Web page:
Case Reports

When Rodents Attack: A Review of Rabies and Post-Exposure Prophylaxis

In this case report of a 65-year-old woman who presented to the ED for evaluation of an animal bite, the authors review the literature about the treatment of rabies with post-exposure prophylaxis.

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A 65-year-old woman presented to the ED with a chief complaint of an animal bite, in Southwest Ohio. The patient reported picking up what she thought to be an injured bird, which in fact turned out to be a chipmunk. When she handled the creature, it jumped up and bit her on the right arm, latching on through the sleeve of her sweater. Her husband struck the chipmunk with a shovel, thus terminating the threat. The patient was brought to the ED by her husband for evaluation, along with the lifeless animal which had been placed in a plastic bag. On examination, the patient had a small superficial abrasion to her right forearm with shallow skin puncture. This was treated with local wound care, including copious irrigation with normal saline and chlorhexidine. Given that she sustained an animal bite wound, she was treated empirically with amoxicillin/clavulanic acid (Augmentin) orally. Her tetanus vaccine was up to date. The critically important question regarding management of the patient was whether she should be treated with post-exposure prophylaxis for rabies after being bitten by the rodent.


According to the Centers for Disease Control and Prevention (CDC) website regarding the indications for rabies post-exposure prophylaxis, it was found that small rodents, including chipmunks, have not been known to transmit rabies to humans. While these small animals are rarely infected with rabies, there have been reports of squirrels infected with rabies in the United States.1,2 Therefore, it is recommended that in all cases of rodent bites, the state or local health department should be contacted prior to making a decision regarding post-exposure prophylaxis.1 The state health department was contacted and agreed that post-exposure prophylaxis was not indicated; however, they requested the animal be sent to them for testing, which was arranged. An in-depth literature review found a case report in India of a 7-year-old boy who contracted rabies after being bitten by a squirrel. Per this research, small rodents are rarely infected with rabies, with woodchucks being indicated as local vectors. This particular patient received a tetanus vaccine and wound care initially after the squirrel bite, but presented 2 months later with difficulty with oral feeding, fever, and cough. He succumbed to his illness just 4 hours after admission, and rabies was confirmed through a corneal impression smear.3 Birhane et al4 reported three human deaths in the United States from rabies during 2015. The deaths included one due to a rabid dog bite while abroad, one due to contact with a bat, and one from a mongoose bite. None of these patients had been treated with post-exposure prophylaxis.4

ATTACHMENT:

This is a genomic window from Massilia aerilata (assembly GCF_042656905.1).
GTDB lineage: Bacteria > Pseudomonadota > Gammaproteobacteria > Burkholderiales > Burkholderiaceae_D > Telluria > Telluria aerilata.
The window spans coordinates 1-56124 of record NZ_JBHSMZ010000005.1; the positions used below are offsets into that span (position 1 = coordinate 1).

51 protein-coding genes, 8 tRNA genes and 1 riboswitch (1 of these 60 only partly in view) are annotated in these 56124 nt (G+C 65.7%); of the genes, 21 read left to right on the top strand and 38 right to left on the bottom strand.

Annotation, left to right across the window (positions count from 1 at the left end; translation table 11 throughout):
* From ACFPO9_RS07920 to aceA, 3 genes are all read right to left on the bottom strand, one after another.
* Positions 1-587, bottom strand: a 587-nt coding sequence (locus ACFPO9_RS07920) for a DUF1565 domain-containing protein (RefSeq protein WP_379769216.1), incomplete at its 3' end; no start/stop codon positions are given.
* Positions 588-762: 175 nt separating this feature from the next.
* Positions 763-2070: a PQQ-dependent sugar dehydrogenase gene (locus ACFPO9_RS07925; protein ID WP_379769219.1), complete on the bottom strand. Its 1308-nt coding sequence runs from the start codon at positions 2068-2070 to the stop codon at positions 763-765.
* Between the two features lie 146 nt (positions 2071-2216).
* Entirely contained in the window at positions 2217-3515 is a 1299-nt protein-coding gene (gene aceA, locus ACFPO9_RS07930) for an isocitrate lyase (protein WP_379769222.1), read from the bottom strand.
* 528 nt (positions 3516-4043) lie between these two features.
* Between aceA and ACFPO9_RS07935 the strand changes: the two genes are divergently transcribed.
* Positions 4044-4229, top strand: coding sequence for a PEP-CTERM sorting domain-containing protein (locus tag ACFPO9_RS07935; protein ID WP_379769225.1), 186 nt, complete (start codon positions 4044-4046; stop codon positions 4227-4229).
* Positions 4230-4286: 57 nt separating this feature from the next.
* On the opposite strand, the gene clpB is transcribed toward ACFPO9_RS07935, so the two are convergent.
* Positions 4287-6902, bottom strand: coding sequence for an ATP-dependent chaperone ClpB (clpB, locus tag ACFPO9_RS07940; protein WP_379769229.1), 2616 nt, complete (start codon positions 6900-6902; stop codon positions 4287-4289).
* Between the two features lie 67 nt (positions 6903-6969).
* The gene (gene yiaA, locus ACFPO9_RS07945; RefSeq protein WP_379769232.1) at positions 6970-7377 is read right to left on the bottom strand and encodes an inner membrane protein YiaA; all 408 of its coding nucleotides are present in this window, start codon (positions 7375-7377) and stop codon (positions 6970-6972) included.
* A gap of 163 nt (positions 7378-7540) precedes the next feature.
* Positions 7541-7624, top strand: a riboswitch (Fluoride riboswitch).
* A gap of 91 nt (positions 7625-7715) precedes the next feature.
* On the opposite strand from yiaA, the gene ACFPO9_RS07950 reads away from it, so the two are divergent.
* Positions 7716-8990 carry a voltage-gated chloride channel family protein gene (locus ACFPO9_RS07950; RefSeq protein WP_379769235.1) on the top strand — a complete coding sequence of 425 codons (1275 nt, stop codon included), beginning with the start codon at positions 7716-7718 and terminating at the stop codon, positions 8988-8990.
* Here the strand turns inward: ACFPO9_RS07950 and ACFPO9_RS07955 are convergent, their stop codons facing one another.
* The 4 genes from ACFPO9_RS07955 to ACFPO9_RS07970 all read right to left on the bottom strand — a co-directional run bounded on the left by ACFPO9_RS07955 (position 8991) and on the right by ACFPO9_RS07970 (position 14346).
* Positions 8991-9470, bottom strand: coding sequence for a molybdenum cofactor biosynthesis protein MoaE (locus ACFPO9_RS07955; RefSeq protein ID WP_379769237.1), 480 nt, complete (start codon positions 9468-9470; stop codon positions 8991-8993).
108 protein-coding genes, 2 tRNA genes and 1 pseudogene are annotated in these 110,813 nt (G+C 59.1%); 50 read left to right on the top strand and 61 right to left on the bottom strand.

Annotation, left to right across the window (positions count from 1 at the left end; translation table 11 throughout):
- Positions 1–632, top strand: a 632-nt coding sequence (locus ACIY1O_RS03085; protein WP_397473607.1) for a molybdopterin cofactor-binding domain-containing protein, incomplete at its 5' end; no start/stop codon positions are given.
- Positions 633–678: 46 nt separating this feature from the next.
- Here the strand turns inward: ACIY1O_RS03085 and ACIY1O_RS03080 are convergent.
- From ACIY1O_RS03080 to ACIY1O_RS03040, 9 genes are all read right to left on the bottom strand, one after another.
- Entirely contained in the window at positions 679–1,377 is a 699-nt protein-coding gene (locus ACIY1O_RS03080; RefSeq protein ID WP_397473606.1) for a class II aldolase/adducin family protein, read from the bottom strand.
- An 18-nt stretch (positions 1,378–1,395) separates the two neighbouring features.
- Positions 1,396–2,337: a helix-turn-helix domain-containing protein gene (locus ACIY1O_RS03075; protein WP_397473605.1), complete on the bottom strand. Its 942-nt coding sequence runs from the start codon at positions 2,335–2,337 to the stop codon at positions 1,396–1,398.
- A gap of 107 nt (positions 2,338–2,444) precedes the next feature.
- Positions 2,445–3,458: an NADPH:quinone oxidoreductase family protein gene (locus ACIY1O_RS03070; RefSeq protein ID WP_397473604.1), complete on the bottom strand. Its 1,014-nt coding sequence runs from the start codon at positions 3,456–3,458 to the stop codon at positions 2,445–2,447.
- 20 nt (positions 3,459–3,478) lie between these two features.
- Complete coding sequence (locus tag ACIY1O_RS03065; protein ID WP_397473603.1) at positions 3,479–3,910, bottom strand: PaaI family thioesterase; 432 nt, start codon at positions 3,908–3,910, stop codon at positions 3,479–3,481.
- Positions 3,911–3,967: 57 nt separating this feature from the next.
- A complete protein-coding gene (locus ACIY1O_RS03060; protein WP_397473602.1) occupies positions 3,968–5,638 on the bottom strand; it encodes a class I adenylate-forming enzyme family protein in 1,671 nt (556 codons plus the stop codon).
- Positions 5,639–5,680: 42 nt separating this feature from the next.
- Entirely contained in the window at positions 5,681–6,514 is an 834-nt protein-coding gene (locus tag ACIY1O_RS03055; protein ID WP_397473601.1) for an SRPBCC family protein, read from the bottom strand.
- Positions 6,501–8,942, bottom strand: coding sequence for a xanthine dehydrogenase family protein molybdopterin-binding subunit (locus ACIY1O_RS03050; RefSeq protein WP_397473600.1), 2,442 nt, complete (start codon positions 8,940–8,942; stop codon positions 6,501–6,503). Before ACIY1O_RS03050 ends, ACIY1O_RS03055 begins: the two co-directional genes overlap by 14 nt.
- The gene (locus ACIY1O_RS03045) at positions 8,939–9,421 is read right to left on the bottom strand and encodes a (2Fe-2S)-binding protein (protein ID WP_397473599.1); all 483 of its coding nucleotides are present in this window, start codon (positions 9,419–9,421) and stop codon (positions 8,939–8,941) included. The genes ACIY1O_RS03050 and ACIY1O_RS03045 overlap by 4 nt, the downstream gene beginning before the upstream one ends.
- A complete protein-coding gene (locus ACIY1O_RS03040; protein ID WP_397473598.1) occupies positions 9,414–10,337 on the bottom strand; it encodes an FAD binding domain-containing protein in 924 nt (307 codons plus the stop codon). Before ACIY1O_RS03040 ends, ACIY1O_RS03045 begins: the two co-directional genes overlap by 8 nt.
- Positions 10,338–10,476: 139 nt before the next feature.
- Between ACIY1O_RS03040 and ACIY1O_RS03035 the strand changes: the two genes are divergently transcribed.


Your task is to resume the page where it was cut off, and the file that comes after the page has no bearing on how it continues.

Rabies is an RNA virus in the genus Lyssavirus. Once contracted, the rabies virus initially binds to the nicotinic acetylcholine receptor in muscle, replicates, and ascends along the nerves until it reaches the central nervous system (CNS), then propagates outward via the peripheral nerves. Replication in the CNS occurs in the Negri bodies, which are highly specific for rabies. There are two forms of rabies, a paralytic form and an encephalitic form, with the encephalitic form occurring far more commonly. The encephalitic form presents with hallucinations, and disorientation intermixed with lucid intervals. The paralytic form presents with weakness in the affected limb(s), progressing to quadriparesis and facial weakness, eventually leading to organ failure. The classic hydrophobia that is thought of in connection with rabies is present in only 50% of cases.5Transmission occurs from an infected host via bite most commonly, but can occur through exposure to mucous membranes, aerosol transmission, or exposure in a laboratory setting. The rabies virus can be “shed in the saliva concomitantly with, before or after the development of clinical signs.”6 Lyssaviruses, such as the rabies virus, do not persist in the environment. Once outside the host, the virus is rapidly inactivated, therefore, fomites do not play a role in transmission.6 Rabies hosts vary significantly, and the virus has been found in almost all mammalian orders and on all continents except for Antarctica. The primary reservoir for rabies is the bat, followed by dogs; however, cats, foxes, coyotes, jackals, wolves, mongoose, and raccoons are all vectors of rabies. Animals infected with rabies typically show signs of CNS disturbance. According to Rupprecht,2 “the most reliable signs, regardless of species, are acute behavioral changes and unexplained progressive paralysis.” Notably, wild animals infected with rabies “may lose their fear of people, and nocturnal species may be seen wandering about during the daytime.”2According to Rupprecht et al,6 “Rodents and lagomorphs, although used heavily as laboratory models, are not important in the epidemiology of the disease [rabies], except in the public-health resources devoted to consultation or prophylaxis after routine contact with these ubiquitous small mammals.”

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